Ed Gass-Donnelly (born August 17, 1977 in Toronto, Ontario) is an award-winning Canadian film director, screenwriter and producer. His work often explores themes of death, colliding worlds and the darker sides of human nature. His characters are every-day people who are put in extraordinary situations and left to fend for themselves.
Tarsem Dhandwar Singh (born 26 May 1961), known professionally as Tarsem, is an Indian director who has worked on films, music videos, and commercials. Tarsem is a Sikh-American and was born in Jalandhar, India. His father was an aircraft engineer. He attended the Bishop Cotton School, Simla, Hans Raj College, Delhi, and is a graduate of the Art Center College of Design in Pasadena, California.
David Yates achieved international attention for his award-winning short films early in his career, which led to him becoming a prolific television director with credits including the BBC costume drama The Way We Live Now, the acclaimed political thriller State of Play and the BAFTA-lauded two-part drama Sex Traffic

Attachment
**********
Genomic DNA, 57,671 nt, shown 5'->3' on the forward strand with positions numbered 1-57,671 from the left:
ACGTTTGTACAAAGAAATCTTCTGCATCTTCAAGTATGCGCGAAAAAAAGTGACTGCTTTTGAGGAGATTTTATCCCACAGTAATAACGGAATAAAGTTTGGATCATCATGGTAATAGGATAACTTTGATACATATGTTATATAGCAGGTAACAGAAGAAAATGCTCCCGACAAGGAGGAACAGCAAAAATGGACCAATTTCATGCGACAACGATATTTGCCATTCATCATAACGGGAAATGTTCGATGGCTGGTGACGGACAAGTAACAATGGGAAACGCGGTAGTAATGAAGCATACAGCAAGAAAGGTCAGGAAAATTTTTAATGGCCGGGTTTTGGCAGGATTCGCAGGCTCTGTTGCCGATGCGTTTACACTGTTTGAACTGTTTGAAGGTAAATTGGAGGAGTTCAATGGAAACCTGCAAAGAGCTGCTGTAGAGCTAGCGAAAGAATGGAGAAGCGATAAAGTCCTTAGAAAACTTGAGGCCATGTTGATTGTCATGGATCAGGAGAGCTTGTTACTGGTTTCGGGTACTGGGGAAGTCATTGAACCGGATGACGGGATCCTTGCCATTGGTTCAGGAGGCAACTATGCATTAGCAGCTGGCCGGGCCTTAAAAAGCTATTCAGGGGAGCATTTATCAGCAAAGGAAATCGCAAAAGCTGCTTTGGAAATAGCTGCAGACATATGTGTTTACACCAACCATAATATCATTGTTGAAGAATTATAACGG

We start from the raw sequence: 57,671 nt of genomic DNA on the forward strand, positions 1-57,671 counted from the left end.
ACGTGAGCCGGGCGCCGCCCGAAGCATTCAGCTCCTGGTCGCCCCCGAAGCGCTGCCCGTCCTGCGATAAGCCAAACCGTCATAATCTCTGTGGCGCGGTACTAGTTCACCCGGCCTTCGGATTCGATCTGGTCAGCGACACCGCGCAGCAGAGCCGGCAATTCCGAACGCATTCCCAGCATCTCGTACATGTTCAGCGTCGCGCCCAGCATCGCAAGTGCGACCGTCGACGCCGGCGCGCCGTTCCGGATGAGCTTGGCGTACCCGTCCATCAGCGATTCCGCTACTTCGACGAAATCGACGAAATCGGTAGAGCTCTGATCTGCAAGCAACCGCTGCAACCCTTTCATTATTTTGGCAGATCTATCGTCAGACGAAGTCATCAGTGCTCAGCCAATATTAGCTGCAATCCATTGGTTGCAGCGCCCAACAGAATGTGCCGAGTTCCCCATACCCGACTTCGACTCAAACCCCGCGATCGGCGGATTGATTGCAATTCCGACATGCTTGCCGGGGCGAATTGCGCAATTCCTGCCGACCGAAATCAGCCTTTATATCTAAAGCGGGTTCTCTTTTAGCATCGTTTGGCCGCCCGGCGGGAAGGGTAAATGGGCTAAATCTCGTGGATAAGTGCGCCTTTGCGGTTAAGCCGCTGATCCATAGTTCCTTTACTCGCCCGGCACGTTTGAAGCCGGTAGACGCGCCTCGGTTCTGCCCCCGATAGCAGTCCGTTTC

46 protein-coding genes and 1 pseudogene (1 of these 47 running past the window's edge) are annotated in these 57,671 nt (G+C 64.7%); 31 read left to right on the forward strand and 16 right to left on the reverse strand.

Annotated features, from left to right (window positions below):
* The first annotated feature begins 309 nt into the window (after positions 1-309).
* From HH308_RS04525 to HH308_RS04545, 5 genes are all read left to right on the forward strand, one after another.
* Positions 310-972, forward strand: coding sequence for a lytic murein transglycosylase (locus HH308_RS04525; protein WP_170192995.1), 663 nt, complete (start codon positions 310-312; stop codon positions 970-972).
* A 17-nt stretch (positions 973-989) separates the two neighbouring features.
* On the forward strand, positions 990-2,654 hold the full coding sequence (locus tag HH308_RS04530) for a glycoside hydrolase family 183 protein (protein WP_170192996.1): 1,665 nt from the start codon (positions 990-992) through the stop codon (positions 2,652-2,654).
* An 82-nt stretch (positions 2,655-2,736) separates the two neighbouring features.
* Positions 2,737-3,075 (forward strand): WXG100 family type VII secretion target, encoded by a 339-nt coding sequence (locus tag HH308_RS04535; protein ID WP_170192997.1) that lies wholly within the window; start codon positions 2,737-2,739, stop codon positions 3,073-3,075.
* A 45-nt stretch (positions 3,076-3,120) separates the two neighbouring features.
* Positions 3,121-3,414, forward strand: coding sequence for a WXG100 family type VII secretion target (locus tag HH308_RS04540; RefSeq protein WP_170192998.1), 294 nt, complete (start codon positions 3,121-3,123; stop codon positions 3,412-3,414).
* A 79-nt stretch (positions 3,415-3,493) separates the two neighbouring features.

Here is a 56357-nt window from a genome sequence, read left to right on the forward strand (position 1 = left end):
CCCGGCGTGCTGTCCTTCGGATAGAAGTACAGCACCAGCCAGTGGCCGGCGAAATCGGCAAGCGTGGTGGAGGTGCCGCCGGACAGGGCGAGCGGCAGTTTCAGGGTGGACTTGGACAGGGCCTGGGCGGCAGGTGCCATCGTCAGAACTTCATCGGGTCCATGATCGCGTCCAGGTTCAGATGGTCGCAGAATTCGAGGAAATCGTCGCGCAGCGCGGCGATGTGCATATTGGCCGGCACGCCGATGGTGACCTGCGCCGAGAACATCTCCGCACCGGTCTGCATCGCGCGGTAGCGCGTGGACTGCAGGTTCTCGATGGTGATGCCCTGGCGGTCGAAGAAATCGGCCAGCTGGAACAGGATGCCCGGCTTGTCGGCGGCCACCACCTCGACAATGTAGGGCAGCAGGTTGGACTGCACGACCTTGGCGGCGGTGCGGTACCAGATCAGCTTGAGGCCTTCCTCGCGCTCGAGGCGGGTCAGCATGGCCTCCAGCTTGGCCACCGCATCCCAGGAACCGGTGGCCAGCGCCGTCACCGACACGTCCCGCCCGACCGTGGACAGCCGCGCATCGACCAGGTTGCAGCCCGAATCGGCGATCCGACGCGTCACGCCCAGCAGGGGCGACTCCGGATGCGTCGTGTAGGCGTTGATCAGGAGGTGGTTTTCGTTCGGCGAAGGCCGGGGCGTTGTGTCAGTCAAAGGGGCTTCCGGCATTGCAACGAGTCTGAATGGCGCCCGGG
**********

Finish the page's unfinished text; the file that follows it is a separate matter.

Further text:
The Future directed by Miranda July, Hamish Linklater, Miranda July as an actor, David Warshofsky, Isabella Acres and Joe Putterlik tells the story of a thirty-something couple who, on deciding to adopt a stray cat, change their perspective on life, literally altering the course of time and testing their faith in each other and themselves.
Submarine is a 2010 coming-of-age comedy-drama film adapted from the 2008 novel of the same name by Joe Dunthorne. The film is directed by Richard Ayoade and stars Craig Roberts, Yasmin Paige, Sally Hawkins and Paddy Considine. The film is Ayoade’s directorial debut.
Natalie Hershlag, better known by her stage name Natalie Portman, is an actress with dual American and Israeli citizenship. Her first role was as an orphan taken in by a hitman in the 1994 French action film Léon.
I’m Not Jesus Mommy is a 2011 drama thriller film written by Vaughn Juares and Joseph Schneider and directed by Vaughn Juares. The movie stars Nora Montanez, Debbie DeLisi, Joseph Schneider, Bridget McGrath, Charles Hubbell. The film was done with a “Hitchcock-like” approach with off-camera violence